Drug Side Effect Symptoms and Adherence to Antihypertensive Medication

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Abstract

BACKGROUND

Non-adherence to antihypertensive medication increases the risk of uncontrolled hypertension. Antihypertensive drug-related symptoms (side effects) are frequently cited as a main cause of non-adherence, but with little support from prospective studies. We evaluated the association between drug side effects and prospective adherence to treatment.

METHODS

We collected data on the number and dose of antihypertensive drugs at enrollment and at 3, 6, 9, and 12 months of follow-up in a cohort of 175 hypertensive patients starting or restarting antihypertensive treatment (mean age: 50 years; 58% women). During the follow-up visits, we gathered data on 24 side effects during the last month and the pill count adherence ratio (PCAR = pills taken out of number prescribed × 100) since the previous visit. The association between side effects at a visit and adherence through the next visit was estimated using mixed effect models.

RESULTS

Eighty-five percent of the participants experienced side effects, and 34.5% became non-adherent (PCAR <80%). After adjusting for confounders, PCAR was 6.0 percentage points lower (P = 0.04) among individuals with number of side effects above the median value (4 symptoms). Also, in individuals with genitourinary side effects, PCAR was 7.1 percentage points lower (P = 0.02) than in those without such side effects. Specifically, PCAR was 6.5 (P = 0.06) and 7.6 (P = 0.01) percentage points lower among individuals with excessive urination and decrease in sexual drive, respectively.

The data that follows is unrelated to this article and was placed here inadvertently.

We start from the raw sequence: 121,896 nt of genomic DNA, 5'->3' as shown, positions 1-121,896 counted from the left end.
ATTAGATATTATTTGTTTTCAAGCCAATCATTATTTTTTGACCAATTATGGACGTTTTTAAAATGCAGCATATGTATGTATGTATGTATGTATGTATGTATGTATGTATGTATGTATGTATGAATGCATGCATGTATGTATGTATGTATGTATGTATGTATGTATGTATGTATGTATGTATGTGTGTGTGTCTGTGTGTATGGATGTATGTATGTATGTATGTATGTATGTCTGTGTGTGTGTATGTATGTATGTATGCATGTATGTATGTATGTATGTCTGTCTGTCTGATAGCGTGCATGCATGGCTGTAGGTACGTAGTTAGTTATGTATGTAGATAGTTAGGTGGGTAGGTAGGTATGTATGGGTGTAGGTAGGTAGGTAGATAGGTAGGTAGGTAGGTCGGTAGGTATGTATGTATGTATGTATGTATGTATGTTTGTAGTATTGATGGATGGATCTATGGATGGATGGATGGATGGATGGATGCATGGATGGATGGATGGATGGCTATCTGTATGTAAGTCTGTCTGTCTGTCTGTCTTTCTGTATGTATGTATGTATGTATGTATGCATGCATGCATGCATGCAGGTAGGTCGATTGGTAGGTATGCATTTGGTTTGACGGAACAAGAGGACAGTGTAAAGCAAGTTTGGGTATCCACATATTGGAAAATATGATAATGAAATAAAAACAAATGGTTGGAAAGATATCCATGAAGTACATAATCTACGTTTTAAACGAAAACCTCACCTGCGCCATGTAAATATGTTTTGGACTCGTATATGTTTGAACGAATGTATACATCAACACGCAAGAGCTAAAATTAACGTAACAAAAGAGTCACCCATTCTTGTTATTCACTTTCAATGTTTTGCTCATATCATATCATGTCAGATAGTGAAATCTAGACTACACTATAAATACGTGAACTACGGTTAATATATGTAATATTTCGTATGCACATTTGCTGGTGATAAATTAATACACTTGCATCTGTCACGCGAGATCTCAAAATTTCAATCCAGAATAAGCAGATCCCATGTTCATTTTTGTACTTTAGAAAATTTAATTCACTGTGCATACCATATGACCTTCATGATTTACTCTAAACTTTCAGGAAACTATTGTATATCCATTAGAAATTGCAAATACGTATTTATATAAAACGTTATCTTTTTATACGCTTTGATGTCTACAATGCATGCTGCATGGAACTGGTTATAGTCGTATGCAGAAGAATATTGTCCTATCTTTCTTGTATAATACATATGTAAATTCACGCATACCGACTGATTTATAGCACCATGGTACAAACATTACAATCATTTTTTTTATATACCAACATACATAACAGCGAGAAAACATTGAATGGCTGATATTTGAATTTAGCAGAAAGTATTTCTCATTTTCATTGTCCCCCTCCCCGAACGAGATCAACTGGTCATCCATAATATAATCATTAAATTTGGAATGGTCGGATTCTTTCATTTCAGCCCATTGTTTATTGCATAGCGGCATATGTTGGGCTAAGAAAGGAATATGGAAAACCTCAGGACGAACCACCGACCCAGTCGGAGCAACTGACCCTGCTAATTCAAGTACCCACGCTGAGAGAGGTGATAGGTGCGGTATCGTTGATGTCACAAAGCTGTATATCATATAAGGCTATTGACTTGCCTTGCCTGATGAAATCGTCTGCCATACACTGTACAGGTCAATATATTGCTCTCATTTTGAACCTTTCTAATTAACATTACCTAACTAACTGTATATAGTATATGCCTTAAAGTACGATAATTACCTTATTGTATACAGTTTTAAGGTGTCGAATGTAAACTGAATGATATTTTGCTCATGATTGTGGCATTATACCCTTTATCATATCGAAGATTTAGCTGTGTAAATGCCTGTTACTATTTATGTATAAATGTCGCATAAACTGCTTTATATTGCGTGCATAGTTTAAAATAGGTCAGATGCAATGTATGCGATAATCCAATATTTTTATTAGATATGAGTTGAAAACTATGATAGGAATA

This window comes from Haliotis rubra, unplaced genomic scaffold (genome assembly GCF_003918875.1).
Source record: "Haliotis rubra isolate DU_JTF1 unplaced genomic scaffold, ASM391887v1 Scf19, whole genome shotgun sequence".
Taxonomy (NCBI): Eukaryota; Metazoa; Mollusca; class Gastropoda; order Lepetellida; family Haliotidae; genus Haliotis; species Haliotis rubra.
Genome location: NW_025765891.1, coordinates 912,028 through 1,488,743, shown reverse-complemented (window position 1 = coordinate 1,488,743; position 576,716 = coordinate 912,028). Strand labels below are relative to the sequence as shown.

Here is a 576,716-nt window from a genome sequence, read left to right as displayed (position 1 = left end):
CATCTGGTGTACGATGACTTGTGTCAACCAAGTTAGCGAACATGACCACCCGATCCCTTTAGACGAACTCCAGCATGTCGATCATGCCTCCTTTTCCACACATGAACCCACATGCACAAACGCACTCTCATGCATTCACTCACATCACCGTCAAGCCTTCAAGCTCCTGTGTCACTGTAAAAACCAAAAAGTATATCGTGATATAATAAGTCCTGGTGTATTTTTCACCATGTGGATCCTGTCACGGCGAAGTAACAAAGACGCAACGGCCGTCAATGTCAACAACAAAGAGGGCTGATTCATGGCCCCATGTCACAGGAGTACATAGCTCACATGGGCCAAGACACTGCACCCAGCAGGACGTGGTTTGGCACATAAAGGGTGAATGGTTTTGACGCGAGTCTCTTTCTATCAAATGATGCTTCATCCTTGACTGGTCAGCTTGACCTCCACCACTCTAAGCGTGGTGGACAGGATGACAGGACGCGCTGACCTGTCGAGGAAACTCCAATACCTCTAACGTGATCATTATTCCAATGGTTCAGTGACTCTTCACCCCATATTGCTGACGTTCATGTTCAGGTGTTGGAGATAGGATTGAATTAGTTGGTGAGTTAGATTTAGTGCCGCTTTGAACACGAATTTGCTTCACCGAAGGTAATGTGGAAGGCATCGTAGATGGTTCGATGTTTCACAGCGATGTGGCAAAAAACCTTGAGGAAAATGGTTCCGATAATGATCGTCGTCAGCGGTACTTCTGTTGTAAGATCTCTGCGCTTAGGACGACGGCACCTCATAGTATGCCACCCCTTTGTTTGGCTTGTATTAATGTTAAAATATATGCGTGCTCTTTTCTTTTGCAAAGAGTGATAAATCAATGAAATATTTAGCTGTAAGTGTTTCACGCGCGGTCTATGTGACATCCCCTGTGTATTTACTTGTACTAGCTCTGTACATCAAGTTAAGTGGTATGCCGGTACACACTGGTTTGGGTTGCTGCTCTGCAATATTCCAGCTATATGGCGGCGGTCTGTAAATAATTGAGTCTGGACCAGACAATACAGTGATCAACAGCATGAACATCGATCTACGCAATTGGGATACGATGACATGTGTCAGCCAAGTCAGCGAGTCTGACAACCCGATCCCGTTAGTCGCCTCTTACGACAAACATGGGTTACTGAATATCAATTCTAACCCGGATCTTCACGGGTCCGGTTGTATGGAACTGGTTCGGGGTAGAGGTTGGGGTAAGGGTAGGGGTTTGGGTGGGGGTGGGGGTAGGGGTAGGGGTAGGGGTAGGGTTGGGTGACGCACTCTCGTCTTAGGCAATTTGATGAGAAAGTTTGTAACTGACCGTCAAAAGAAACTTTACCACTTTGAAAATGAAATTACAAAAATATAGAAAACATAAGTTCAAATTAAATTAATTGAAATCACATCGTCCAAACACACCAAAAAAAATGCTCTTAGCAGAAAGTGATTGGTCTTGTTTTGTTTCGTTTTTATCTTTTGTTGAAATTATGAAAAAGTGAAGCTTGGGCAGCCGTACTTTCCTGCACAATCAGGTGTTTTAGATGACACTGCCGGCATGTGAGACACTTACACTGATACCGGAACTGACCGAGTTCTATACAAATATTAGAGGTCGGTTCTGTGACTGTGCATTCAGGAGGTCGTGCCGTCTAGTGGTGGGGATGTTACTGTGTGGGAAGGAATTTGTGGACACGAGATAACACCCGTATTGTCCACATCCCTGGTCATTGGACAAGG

CONCLUSION

Antihypertensive drug side effects was associated with drug adherence but only excessive urination and decrease in sexual drive significantly predicted lower adherence. These symptoms could be used as markers to screen out patients at high risk of non-adherence.

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